(read part one here)
In the middle of building our house, we were also in-process to bring our next adopted child home. We had his name and picture, about 200 pages worth of information—but we hadn’t met him yet. Adoption is such a bizarre process really. One minute I felt like I had a son out there and the next minute I would go to look back over the paperwork because maybe I was just dreaming. This might be the only good part about the crazy amounts of money that are spent to adopt—it’s a dose of reality. Yup, we’re really doing this because look at all these checks we’ve written!
Unfortunately, everything was taking longer than we hoped. Paperwork expired while we were waiting for other paperwork and back around the scavenger hunt we’d go, searching for some obscure item.
Amazingly, I felt a calmness when it came to the adoption. I knew there was nothing I could do to force things to happen—I had to trust God. And [pullquote]since I knew that adoption is such a huge part of God’s heart, I guess I felt safe in trusting it all to Him. [/pullquote]
On the side of building the house, things were a bit different. I could not imagine, even with the spattering of miracles that had already followed the process, how we could build this house. And since it wasn’t something I could open Scripture and say, “Look, God is going to take care of this because He promised us He would.” I wavered between having faith and feeling like I should go and DO something to take care of my own needs. There were options. We owned two houses! And while we had no peace about evicting either of our renters, my flesh kept saying that we should. But my husband said “no” every time I suggested it and I (grudgingly) submitted. I can just about see Jesus shaking his head and saying sorrowfully, “O you of little faith.”
My next lesson began when a friend told us to go with him to get building supplies from an old mill building. “It’s being demolished, but there is some good stuff. The guy is selling anything non-structural for pennies on the dollar.”
We didn’t have a lot of hope. My husband figured we’d get a pick-up load of random stuff. Maybe some plywood. If we were lucky, an inside door or two.
It was a hot, hot autumn day when he took two of his nephews and some close friends along to try and salvage some pieces for our new house. We were amazed at the supplies available when we got there. The upstairs of the mill building was in the middle of being converted to new office space. Beautiful, almost-new building supplies filled the huge building. For two days we soaked shirts in sweat and pulled up enough plywood that we only bought 3 pieces to finish the new house. Only three.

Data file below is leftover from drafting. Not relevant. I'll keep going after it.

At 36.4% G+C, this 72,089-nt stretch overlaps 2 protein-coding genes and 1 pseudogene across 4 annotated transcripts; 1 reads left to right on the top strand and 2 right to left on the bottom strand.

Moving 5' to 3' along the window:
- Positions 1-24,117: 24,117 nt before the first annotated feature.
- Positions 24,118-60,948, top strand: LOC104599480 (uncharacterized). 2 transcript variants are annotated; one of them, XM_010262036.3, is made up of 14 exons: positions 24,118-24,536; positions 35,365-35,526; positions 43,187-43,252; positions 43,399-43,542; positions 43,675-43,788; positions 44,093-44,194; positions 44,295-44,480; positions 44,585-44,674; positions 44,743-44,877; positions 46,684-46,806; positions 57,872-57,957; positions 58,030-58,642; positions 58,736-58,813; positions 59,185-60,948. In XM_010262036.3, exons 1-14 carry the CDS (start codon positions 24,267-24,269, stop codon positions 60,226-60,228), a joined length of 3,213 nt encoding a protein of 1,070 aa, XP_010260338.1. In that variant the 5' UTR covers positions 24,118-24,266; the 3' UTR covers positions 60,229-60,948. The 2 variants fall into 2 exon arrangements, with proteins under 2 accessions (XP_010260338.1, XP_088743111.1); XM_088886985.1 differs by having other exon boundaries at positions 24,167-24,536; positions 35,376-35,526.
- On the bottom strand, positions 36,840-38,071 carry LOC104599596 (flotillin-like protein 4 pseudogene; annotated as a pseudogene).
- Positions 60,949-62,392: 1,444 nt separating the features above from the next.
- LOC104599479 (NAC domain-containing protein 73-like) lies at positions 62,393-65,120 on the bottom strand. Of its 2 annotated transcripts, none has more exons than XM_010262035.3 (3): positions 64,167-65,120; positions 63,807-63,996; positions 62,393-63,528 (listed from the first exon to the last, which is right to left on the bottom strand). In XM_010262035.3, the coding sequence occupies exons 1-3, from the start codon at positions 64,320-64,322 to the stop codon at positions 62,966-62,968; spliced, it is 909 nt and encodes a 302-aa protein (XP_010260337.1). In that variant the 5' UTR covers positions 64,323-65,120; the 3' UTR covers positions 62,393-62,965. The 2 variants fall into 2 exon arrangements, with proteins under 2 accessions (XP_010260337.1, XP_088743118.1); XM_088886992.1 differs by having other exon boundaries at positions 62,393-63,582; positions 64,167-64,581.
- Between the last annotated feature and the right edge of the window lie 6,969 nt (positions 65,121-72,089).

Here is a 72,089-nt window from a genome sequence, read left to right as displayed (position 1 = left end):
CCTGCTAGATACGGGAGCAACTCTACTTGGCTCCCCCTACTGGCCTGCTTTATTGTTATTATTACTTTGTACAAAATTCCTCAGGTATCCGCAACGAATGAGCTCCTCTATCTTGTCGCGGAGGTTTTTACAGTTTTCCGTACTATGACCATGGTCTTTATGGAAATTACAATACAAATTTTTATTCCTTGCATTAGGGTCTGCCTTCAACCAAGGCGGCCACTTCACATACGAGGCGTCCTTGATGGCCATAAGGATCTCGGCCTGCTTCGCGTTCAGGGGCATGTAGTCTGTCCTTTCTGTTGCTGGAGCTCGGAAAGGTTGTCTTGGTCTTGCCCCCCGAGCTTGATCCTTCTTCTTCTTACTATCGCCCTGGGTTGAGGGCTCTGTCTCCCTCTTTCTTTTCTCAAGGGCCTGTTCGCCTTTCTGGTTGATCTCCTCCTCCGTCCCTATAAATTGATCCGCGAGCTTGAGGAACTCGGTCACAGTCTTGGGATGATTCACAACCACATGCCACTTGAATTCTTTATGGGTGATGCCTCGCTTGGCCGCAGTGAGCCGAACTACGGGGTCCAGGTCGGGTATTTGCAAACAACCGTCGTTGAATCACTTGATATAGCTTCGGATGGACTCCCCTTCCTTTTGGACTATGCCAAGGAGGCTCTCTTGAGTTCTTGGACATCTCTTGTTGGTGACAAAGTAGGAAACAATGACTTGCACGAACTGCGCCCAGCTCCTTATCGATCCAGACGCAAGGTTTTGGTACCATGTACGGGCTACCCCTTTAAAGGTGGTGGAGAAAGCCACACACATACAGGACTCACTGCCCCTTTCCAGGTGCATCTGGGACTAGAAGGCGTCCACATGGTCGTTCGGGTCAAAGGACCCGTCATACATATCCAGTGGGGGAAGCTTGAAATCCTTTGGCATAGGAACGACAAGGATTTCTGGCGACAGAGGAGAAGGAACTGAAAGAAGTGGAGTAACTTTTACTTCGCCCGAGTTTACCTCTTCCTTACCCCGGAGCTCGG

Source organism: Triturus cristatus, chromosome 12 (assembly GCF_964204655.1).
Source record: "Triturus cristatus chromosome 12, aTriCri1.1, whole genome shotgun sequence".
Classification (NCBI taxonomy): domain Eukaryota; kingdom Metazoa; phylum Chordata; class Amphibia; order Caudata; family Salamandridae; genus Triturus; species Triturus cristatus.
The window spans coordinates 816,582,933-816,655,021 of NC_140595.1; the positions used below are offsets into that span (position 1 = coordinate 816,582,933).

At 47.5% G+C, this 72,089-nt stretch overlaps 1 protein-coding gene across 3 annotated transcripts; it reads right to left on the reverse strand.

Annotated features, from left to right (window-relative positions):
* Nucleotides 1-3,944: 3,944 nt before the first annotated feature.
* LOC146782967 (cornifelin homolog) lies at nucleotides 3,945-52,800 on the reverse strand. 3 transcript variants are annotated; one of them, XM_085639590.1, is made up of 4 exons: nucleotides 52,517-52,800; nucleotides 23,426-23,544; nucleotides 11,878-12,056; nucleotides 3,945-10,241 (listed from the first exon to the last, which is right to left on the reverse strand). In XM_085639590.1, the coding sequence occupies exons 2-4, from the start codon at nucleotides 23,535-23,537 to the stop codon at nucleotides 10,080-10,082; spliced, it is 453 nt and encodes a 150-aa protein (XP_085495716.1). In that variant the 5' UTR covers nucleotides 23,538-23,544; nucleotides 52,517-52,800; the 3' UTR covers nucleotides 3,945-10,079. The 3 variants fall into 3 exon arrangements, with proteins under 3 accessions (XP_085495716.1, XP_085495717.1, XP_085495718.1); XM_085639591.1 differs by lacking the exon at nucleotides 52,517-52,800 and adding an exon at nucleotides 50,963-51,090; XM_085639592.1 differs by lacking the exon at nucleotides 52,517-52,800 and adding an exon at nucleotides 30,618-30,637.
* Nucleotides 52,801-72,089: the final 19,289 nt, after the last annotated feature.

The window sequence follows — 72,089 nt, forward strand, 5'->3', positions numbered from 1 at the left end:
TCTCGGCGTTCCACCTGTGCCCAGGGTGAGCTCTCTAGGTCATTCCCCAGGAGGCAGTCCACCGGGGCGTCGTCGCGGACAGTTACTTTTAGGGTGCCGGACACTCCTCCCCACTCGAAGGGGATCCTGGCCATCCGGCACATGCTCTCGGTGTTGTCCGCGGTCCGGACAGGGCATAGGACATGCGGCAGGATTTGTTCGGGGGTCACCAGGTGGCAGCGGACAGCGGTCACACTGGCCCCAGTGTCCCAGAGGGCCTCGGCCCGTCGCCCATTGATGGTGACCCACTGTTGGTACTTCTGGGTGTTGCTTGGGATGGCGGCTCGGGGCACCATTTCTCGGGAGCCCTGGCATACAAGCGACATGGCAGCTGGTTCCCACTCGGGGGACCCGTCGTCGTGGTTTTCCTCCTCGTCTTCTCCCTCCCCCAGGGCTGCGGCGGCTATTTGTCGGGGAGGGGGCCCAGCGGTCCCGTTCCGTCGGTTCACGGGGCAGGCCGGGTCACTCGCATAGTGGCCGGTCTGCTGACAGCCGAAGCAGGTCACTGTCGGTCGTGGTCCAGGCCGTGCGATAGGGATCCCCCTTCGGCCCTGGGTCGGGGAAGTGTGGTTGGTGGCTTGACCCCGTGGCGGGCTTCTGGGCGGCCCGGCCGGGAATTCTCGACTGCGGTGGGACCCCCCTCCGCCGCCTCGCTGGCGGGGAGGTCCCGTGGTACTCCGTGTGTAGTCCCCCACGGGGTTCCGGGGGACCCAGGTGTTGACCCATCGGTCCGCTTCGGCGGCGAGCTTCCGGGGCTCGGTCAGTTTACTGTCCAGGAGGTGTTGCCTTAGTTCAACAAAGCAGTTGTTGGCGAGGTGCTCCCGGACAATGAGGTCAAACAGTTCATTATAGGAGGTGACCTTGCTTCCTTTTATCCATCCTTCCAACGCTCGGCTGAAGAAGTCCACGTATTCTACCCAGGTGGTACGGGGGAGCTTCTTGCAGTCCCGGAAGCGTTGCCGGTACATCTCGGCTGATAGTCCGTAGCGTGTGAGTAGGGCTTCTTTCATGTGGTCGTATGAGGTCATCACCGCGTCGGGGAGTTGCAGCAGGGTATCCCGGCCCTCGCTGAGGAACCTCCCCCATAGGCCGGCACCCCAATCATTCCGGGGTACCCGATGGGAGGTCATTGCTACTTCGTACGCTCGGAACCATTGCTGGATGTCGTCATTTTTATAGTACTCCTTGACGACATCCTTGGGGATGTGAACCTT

Along with the plywood we brought home all the doors our house needed, interior and exterior. Half a dozen light fixtures. A kitchen. Trim boards. Electrical supplies. A stain glass window. A few hundred dollars’ worth of 2×4’s. And rugs. More than a dozen throw rugs, as well as an extra-large area rug.
That’s probably only the beginning. I can hardly remember everything that was put on the load.
The man who owned the buildings smiled at the children and gave them candy. We went to pay him and he only took a couple hundred dollars. “That’s plenty,” he said, “just get that house built for your family.”
Looking at it from this viewpoint, if I had been God, I would have been frustrated with my lack of faith. After all those supplies! After all that grace from people we had just met! After all of that… to still feel that building this house was impossible. I would have been tempted to shake this fleshly-unbelieving heart and say, “What’s wrong with you?!” But that’s not what God did. Instead, as we were standing in the barn later, looking at the huge piles of building supplies, my husband said, “Oh, the man there also gave me this. He said he was going to throw it away and I told him my wife would love it.”
He pulled out an old tin sign. A Norman Rockwell.
I immediately remembered being on our honeymoon and stopping at the Norman Rockwell museum. I had looked at the tin signs and told my husband how much I liked them—but refused to let him buy one. “They’re too expensive,” I said. “It’s just a thing. I don’t need it.”
I was right, I didn’t need it. In fact, I barely thought of it again. Until that moment when God gifted it to me.
And this is the God I serve. When I’m probably breaking His heart with my faithlessness, He gives me gifts. He whispers, “I know you’re scared. I know you’re afraid. But I’ve got this.”
You’d think I’d believe by then, wouldn’t you? You’d think that I would have just charged ahead in this house-building with confidence. God had this, y’all! He did. But I still struggled to believe.
So God just kept showing up.